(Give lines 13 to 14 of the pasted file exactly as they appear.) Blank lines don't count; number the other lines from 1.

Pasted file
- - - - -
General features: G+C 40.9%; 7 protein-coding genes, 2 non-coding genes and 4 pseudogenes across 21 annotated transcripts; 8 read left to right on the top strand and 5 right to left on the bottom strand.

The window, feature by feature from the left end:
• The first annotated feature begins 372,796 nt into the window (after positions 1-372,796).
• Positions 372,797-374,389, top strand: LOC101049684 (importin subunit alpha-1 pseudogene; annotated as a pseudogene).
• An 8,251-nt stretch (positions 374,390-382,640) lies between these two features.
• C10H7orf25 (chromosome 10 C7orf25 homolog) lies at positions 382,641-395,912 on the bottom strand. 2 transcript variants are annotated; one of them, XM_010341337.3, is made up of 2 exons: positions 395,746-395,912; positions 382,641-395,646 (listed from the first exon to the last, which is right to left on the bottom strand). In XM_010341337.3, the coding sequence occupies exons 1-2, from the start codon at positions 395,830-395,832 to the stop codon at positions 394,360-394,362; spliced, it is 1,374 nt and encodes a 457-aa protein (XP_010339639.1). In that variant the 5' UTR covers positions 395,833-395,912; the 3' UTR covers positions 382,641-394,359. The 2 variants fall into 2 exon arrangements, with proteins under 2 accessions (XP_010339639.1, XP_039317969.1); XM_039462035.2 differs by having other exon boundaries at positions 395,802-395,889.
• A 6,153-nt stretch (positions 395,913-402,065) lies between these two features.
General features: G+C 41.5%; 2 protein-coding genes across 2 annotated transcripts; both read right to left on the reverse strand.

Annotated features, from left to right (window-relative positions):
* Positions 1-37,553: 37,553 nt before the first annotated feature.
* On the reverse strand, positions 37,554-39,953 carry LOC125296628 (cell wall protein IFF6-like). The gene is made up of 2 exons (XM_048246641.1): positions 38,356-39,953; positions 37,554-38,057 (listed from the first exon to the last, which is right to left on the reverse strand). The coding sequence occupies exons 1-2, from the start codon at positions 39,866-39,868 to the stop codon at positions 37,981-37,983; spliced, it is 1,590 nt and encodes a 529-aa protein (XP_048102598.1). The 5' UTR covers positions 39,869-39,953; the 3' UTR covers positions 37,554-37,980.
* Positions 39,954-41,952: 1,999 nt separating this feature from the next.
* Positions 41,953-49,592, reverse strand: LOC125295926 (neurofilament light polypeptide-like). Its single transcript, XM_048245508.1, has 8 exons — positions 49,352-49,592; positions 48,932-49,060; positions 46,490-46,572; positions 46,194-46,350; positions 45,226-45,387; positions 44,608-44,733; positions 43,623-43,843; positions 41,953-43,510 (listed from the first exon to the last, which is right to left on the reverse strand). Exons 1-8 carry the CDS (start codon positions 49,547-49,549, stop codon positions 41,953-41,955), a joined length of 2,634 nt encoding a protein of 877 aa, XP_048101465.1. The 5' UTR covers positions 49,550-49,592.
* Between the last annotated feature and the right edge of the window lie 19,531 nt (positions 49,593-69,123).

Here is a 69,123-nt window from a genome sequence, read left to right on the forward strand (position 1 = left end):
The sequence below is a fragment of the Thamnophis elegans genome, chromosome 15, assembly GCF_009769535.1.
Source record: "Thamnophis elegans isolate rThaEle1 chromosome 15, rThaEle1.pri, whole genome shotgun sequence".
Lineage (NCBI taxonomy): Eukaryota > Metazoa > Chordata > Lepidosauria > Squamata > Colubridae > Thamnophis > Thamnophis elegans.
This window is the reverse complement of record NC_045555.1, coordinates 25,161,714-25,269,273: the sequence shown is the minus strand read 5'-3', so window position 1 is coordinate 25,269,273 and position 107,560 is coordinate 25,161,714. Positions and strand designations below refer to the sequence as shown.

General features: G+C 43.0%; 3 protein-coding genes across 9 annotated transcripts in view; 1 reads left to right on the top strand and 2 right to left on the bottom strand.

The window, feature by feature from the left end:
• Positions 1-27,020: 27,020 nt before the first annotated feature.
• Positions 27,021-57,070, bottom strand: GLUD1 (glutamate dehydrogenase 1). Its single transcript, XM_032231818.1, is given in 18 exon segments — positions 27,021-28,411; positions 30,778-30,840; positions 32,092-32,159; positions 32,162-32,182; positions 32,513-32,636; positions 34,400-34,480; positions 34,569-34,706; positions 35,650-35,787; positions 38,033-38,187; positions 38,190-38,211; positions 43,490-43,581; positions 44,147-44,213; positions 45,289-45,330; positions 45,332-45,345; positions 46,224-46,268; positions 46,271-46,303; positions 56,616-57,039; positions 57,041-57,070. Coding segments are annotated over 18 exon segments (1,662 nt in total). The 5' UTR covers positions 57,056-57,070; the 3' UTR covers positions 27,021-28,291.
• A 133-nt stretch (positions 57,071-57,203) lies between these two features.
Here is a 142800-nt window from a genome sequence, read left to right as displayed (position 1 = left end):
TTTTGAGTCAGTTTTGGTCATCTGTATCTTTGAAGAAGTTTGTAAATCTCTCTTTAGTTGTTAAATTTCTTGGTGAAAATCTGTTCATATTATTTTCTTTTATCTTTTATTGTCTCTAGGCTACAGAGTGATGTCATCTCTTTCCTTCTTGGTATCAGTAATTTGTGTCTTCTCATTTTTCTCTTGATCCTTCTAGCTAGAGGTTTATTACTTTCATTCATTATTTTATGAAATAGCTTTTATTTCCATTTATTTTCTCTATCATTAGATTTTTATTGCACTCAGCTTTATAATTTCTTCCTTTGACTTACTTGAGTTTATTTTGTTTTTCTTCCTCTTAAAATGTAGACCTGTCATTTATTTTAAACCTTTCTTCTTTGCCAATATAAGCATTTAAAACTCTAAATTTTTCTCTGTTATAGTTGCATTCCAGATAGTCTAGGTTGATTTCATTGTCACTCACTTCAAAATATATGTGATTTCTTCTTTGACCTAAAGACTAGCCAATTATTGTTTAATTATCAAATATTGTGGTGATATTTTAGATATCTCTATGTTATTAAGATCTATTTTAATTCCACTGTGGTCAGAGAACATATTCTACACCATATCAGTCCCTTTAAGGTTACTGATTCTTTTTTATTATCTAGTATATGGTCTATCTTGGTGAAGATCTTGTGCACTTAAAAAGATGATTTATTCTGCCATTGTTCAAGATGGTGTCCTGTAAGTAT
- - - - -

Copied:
* Positions 41,953-49,592, reverse strand: LOC125295926 (neurofilament light polypeptide-like). Its single transcript, XM_048245508.1, has 8 exons — positions 49,352-49,592; positions 48,932-49,060; positions 46,490-46,572; positions 46,194-46,350; positions 45,226-45,387; positions 44,608-44,733; positions 43,623-43,843; positions 41,953-43,510 (listed from the first exon to the last, which is right to left on the reverse strand). Exons 1-8 carry the CDS (start codon positions 49,547-49,549, stop codon positions 41,953-41,955), a joined length of 2,634 nt encoding a protein of 877 aa, XP_048101465.1. The 5' UTR covers positions 49,550-49,592.
* Between the last annotated feature and the right edge of the window lie 19,531 nt (positions 49,593-69,123).